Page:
–          Another grounding for a general duty is that we should support just institutions. Finnis argues that the law presents itself as a ‘seamless web’, and that we cannot pick and choose between which laws to follow (6). This is perhaps doubtful – do we not draw a distinction between breaking a traffic law and complete anarchy? And as Raz points out, some terrible violations of law only bring the rest of the community together in considering the law to be important, so sometimes breaking a law even in a horrific way will not bring the whole legal system crashing down – it makes it stronger (7).
–          A last way of thinking about this is in terms of reciprocity; that because everyone else obeys the law we ought to as well. If everyone else gives up their right to pollute water, punch people who annoy them and take property from others then we ought to do the same out of fairness to the sacrifices they have made. In many cases this argument is a strong one, such as not polluting- we expect everyone to go along with the agreed-upon scheme. This might not be the case in situations which we think obedience is more about morals than community agreement though, such as not punching people, or about keeping ourselves out of trouble such as filling out tax reforms correctly.

Raz’s objections and the positivist conception of law

Image shows a police car parked on double yellow lines, which is normally illegal.
Does extensive knowledge of a law justify breaking it?

Joseph Raz’s objections to the idea of a general moral obligation to obey the law have been scattered through the discussion above. In essence, he says that the fact that a law exists is not morally significant on its own and that no moral obligation to obey the law is grounded simply in the fact that a law exists. We may morally agree with a law or we may wish to avoid punishment, and we may obey a law because we know that it coordinates behaviour in a certain way even if that is not the best way to deal with the coordination problem – you may think roundabouts are better than traffic lights but you still follow traffic lights – but we are often thinking about the underlying practicalities or morals. We might well decide that on most occasions the law will know better than we do, and decide to make a policy of following the law except on areas where we might know better. A boiler engineer might not do a full safety check on his or her boiler as required by law because he or she knows that that make of boiler usually only breaks down in certain ways, for example. Or we might develop respect for the law in such a way that we decide to uphold it rather than trying to undermine it. However, this all happens at a level of thinking about moral and practical reasons for obedience rather than taking the law at face value – even where you decide to generally do as the law says you have half an eye on what each law is trying to achieve (8).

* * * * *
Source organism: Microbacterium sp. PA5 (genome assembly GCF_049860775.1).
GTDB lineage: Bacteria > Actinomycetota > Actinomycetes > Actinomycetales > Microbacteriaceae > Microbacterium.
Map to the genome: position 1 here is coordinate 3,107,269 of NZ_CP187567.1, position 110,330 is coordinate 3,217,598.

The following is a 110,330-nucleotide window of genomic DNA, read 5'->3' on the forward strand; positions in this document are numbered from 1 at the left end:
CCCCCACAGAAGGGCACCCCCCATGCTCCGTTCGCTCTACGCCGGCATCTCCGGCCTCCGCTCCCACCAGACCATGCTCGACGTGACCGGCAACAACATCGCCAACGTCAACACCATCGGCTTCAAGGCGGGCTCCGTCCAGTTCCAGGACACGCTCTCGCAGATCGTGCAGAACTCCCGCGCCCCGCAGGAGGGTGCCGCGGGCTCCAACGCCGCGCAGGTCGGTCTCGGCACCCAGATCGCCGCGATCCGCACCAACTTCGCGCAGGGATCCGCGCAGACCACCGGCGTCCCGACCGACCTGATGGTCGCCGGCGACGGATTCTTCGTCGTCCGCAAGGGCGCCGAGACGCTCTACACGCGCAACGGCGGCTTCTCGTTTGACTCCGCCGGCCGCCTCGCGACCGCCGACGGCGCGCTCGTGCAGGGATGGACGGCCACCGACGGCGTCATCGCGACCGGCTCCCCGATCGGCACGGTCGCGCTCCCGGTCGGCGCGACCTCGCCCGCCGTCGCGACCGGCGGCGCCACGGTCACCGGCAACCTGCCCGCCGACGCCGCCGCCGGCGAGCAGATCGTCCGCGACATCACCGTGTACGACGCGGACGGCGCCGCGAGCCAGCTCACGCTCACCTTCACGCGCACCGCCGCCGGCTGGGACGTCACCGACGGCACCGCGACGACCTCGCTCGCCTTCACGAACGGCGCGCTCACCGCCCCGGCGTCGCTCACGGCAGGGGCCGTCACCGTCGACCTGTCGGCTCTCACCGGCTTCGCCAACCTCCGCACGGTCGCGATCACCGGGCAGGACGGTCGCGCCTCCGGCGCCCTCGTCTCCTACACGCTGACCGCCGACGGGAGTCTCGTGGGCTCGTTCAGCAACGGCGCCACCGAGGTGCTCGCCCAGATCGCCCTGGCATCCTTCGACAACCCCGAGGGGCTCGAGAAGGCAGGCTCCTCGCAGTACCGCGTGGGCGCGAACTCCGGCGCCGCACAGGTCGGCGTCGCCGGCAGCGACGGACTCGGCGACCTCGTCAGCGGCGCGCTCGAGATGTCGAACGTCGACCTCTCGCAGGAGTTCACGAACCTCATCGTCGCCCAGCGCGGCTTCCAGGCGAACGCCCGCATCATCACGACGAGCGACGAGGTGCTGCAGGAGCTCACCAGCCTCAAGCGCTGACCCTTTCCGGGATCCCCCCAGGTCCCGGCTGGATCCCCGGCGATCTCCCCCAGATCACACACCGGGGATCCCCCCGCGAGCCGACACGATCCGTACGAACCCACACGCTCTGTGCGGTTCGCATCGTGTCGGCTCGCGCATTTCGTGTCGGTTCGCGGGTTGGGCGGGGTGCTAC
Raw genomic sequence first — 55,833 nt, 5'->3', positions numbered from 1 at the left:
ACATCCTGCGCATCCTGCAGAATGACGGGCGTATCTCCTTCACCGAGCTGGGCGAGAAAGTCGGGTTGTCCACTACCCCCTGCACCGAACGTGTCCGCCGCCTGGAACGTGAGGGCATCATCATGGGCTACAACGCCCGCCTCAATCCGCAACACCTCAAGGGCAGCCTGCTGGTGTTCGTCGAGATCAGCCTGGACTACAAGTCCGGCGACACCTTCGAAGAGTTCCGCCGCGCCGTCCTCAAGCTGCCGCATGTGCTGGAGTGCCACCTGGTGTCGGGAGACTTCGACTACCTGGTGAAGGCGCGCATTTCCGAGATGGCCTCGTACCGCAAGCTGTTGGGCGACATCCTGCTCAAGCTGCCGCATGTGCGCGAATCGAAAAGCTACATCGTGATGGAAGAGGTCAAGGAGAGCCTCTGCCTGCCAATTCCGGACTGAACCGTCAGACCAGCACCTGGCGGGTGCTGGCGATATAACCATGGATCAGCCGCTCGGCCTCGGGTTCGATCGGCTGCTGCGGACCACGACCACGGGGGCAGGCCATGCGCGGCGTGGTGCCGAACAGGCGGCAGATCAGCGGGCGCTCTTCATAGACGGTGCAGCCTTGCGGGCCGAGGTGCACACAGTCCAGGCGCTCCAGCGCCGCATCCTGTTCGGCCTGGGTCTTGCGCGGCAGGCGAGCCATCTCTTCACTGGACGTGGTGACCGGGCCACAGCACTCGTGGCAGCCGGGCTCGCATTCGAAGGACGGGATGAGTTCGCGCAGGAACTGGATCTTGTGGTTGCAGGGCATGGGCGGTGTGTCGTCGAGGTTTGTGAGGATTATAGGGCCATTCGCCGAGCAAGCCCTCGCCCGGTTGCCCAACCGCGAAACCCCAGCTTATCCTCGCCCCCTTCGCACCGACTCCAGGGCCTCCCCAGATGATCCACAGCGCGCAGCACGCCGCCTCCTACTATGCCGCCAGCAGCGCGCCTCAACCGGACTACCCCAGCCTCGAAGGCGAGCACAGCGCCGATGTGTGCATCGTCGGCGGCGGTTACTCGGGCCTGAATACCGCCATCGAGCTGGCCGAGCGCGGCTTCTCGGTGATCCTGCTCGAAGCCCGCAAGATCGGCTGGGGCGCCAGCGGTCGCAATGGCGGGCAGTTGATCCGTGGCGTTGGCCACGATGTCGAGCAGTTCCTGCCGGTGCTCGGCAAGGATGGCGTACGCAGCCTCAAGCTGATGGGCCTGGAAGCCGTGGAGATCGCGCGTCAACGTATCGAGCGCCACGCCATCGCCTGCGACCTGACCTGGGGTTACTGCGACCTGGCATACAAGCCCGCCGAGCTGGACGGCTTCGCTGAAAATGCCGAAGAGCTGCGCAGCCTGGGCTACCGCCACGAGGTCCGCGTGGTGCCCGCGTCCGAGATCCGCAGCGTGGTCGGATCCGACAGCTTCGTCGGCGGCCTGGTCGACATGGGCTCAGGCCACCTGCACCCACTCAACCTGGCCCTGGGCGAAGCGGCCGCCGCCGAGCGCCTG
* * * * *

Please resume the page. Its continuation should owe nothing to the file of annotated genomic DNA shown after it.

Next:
Raz’s view on this issue in part comes from his position as a legal positivist– somebody who tries to set the criteria for something being a valid law as separate to any questions of the moral value of a law. Law is not necessarily moral to positivists; whilst a Constitution may set moral limits on what kinds of laws can be passed a legal system which sets no such limits is still a working legal system with valid laws. For this reason we should be sceptical about a moral obligation to obey the law because at face value we do not know if a law is moral or not- something being law does not automatically mean we can assume it is valuable or correct.